The Biden administration’s recently released cybersecurity-focused executive order mentions a key cloud security program known as FedRAMP several times as it emphasizes the need for federal agencies to quickly but securely adopt cloud computing.
Section 3 of the executive order, titled “Modernizing Federal Government Cybersecurity,” states that within 60 days of the order, the General Services Administration in consultation with the director of the Office of Management and Budget and heads of other agencies shall begin modernizing the Federal Risk and Authorization Management Program. This includes “identifying relevant compliance frameworks, mapping those frameworks onto requirements in the FedRAMP authorization process, and allowing those frameworks to be used as a substitute for the relevant portion of the authorization process, as appropriate.”
FedRAMP validates the security of cloud products—infrastructure, platforms, software applications—being sold to federal agencies. If a product meets FedRAMP’s controls, it gets certified with a provisional authority to operate, or P-ATO.
But it’s no secret that FedRAMP—best intentions aside—has long served as a bottleneck to getting innovative cloud service offerings to federal system/mission owners and agencies. FedRAMP began in 2011, roughly a decade ago, and currently has about 225 authorized cloud service offerings listed on its marketplace. To put this in perspective, there are roughly 15,000 software-as-a-service companies in the market.
FedRAMP timelines vary depending on several factors—some related to the cloud service providers themselves, and others related to the FedRAMP Joint Authorization Board and program management office, or sponsoring agencies. That said, general timelines for a FedRAMP JAB P-ATO can take seven to nine months to complete. Agency authorizations can take anywhere from four to six months to complete. Some cases have taken much longer than this.
Part of the issue is that the FedRAMP JAB can only handle so many authorizations a year. On average, the JAB prioritizes 12 cloud service offerings each year. It evaluates cloud service offerings through a process called FedRAMP Connect, which they use to prioritize what cloud service offerings will be selected for the given year.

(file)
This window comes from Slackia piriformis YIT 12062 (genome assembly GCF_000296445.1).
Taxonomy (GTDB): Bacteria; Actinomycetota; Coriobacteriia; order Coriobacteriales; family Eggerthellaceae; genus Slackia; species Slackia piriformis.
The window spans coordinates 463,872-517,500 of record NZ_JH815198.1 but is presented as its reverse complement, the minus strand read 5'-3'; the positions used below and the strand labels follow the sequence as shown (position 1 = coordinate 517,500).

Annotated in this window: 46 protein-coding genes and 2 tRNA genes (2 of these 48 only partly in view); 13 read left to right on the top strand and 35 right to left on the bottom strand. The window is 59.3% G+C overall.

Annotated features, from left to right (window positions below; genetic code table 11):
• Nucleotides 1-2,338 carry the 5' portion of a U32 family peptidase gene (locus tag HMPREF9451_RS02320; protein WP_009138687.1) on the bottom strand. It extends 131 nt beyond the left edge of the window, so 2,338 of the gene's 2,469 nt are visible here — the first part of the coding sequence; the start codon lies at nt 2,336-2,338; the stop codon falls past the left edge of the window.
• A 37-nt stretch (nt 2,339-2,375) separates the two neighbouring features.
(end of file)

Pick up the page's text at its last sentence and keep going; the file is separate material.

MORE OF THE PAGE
Among other methods, the executive order opens the door for considering relevant compliance frameworks mapped to FedRAMP and allowing them to serve as a substitute for relevant portions of the FedRAMP process
With this clear challenge between the number of as-as-service offerings in the market and FedRAMP’s limited ability to scale to authorize, other compliance frameworks are being considered. But it’s yet to be determined what those alternative frameworks may be and what could be the challenges associated with them.
Some cybersecurity professionals have suggested one such alternative may be the Cloud Security Alliance’s Cloud Control Matrix (CCM), which provides 197 controls and 17 domains. It is also mapped to industry frameworks, including FedRAMP. However, some challenges associated with CCM is that it does not have the same third-party assessor rigor that FedRAMP has and allows for companies to self-attest their products meet the standards.
There are also cascading effects of opening the door to FedRAMP alternatives within the defense industrial base. Defense companies have to deal with regulations such as the Defense Department’s vendor certification program called Cybersecurity Maturity Model Certification and acquisition rule 7012, which provides guidance to defense contractors using cloud services when dealing with covered defense information. There has been no shortage of talk of reciprocity between FedRAMP and CMMC. If FedRAMP opens the door for reciprocity with other control frameworks, this then creates a potentially transitive situation with anything FedRAMP would use as an alternative framework. In other words, if alternative frameworks are accepted in place of FedRAMP for federal cloud use, then theoretically FedRAMP alternatives would also potentially have reciprocity with CMMC. This creates a lot of questions and challenges for the Defense Department, the defense industry and CMMC that would need to be explored.
While there are no easy answers, it is clear that the government’s consumption and utilization of cloud service offerings are only accelerating and were further exacerbated by the COVID pandemic. Given this reality, it is clear that the current model of authorization and approval of cloud services simply hasn’t—and won’t—scale to meet the demand and creates a situation to explore alternative options. That said, alternatives can’t come at the expense of the security of federal and defense data.
Chris Hughes is an industry consultant, an adjunct professor with the University of Maryland Global Campus and Capitol Technology University, and co-host of the Resilient Cyber podcast. He previously served in the U.S. Air Force, as a federal civilian with Naval Information Warfare Systems Atlantic, and as a member of the General Services Administration’s Joint Authorization Board for FedRAMP.